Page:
# sprinkle

#### Sun14

##### Senior Member
Hello, my friends,

I was wondering whether it is idiomatic to use sprinkle to describe the last procedure of making a cappuccino. I try it this way:

Put in a cup and sprinkle with the froth to draw a heart on it.

This is the picture of cappuccino. http://farm4.static.flickr.com/3147/2403375488_dd22423b90.jpg

##### Senior Member
You pour in milk or foam, not sprinkle it. You might sprinkle powder on the milk/foam to create designs.

You might like to read Part 3 of 3, number 2 for a description of how to do this on WikiHow.

#### Sun14

##### Senior Member
You pour in milk or foam, not sprinkle it. You might sprinkle powder on the milk/foam to create designs.

You might like to read Part 3 of 3, number 2 for a description of how to do this on WikiHow.
Thank you very much. How about the sentence like this:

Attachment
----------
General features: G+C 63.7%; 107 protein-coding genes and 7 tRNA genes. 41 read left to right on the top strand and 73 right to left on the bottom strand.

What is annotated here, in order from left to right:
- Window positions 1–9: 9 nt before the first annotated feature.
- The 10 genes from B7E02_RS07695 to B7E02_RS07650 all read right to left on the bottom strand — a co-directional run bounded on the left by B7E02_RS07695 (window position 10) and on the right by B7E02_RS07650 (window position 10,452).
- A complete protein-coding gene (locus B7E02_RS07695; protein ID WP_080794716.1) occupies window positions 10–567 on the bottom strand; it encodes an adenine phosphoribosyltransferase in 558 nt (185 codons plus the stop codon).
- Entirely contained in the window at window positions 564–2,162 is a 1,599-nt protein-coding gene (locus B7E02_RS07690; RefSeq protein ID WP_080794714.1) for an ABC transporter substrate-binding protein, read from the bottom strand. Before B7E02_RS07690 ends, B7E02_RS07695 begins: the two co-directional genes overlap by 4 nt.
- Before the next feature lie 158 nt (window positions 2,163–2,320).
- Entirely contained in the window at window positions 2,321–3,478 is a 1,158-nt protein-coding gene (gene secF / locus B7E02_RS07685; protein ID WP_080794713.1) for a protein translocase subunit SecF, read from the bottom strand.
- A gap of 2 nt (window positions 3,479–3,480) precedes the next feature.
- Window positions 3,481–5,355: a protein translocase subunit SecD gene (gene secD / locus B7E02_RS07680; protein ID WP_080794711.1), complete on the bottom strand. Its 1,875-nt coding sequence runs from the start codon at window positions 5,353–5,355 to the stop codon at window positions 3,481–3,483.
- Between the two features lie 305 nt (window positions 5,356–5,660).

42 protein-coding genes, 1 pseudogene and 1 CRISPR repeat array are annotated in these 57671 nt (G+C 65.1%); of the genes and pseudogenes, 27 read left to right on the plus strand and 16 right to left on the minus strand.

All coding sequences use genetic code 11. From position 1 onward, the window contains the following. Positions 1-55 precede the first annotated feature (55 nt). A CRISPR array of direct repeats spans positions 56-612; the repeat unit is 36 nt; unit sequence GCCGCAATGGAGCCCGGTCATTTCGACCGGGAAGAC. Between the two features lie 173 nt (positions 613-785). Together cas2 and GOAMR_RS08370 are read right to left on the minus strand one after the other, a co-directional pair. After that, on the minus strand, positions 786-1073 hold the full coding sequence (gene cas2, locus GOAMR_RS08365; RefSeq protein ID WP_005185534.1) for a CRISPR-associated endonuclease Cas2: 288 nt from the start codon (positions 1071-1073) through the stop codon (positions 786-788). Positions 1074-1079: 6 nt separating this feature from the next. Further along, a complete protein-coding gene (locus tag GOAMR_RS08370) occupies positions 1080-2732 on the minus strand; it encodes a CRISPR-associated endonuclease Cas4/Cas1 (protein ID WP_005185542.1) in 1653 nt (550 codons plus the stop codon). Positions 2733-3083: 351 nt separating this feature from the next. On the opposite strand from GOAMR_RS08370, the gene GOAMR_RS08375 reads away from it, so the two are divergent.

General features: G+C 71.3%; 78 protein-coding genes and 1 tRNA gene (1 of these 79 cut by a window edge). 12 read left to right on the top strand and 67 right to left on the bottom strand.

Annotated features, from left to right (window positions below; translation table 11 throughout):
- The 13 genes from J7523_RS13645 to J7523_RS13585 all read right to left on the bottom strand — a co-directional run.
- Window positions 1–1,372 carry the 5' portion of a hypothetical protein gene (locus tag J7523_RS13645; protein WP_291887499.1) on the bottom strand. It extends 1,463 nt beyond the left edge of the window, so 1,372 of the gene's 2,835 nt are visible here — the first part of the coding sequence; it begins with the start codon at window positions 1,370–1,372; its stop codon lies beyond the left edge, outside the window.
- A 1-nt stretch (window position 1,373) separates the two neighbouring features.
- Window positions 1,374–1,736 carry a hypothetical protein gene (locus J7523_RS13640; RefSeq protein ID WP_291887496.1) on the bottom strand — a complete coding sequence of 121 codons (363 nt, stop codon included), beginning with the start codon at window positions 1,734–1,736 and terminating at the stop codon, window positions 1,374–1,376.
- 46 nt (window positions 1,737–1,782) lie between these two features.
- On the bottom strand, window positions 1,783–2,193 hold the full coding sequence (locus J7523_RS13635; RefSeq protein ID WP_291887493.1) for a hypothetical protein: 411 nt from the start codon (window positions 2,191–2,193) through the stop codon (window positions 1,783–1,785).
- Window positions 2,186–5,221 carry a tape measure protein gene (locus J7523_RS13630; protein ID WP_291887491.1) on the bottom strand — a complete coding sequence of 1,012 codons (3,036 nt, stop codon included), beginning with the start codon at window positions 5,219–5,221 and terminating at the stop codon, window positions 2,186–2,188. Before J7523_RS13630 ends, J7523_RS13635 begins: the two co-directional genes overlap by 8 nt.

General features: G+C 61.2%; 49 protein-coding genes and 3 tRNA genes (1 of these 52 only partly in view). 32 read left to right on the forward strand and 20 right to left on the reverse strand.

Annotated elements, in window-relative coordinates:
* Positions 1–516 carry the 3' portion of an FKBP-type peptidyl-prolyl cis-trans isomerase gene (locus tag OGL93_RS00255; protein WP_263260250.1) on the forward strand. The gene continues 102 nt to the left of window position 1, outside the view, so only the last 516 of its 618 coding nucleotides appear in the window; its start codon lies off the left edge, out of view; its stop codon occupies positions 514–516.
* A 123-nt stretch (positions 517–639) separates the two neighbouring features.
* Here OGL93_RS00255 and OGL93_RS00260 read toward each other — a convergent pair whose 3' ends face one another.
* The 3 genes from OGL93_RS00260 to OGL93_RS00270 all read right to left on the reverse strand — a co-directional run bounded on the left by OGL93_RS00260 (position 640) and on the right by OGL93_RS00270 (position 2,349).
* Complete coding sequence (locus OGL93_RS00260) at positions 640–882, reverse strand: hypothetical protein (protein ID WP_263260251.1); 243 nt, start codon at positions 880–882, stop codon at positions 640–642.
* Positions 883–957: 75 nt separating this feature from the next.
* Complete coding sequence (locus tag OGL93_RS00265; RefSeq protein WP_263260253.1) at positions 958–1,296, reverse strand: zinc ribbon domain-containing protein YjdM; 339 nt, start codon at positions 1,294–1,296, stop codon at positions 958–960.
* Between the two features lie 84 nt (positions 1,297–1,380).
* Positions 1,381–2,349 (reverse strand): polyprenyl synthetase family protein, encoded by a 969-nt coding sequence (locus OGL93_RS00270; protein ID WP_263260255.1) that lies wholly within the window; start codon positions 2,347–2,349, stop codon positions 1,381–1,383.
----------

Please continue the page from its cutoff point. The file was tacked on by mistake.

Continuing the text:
Put it in a mug and pour on froth to create a heart on it.

##### Senior Member
One of my few mantras is "Logic before Language" – figure out what you need to say before you try to say it.

In the case, logic asks "pour what in the mug," and then it tells me that I can't just pour in milk or foam and expect a heart to magically appear. There is a technique to creating a heart that your sentence totally misses, making it useless as any sort of meaningful instruction.

To answer the "pour" question, I would use "pour in."

Edit: Deleted a "doing."

Last edited:

#### Sun14

##### Senior Member
One of my few mantras is "Logic before Language" – figure out what you need to say before you try to say it.

In the case, logic asks "pour what in the mug," and then it tells me that I can't just pour in milk or foam and expect a heart to magically appear. There is a technique to doing creating a heart that your sentence totally misses, making it useless as any sort of meaningful instruction.

To answer the "pour" question, I would use "pour in."
Got it. Thank you very much

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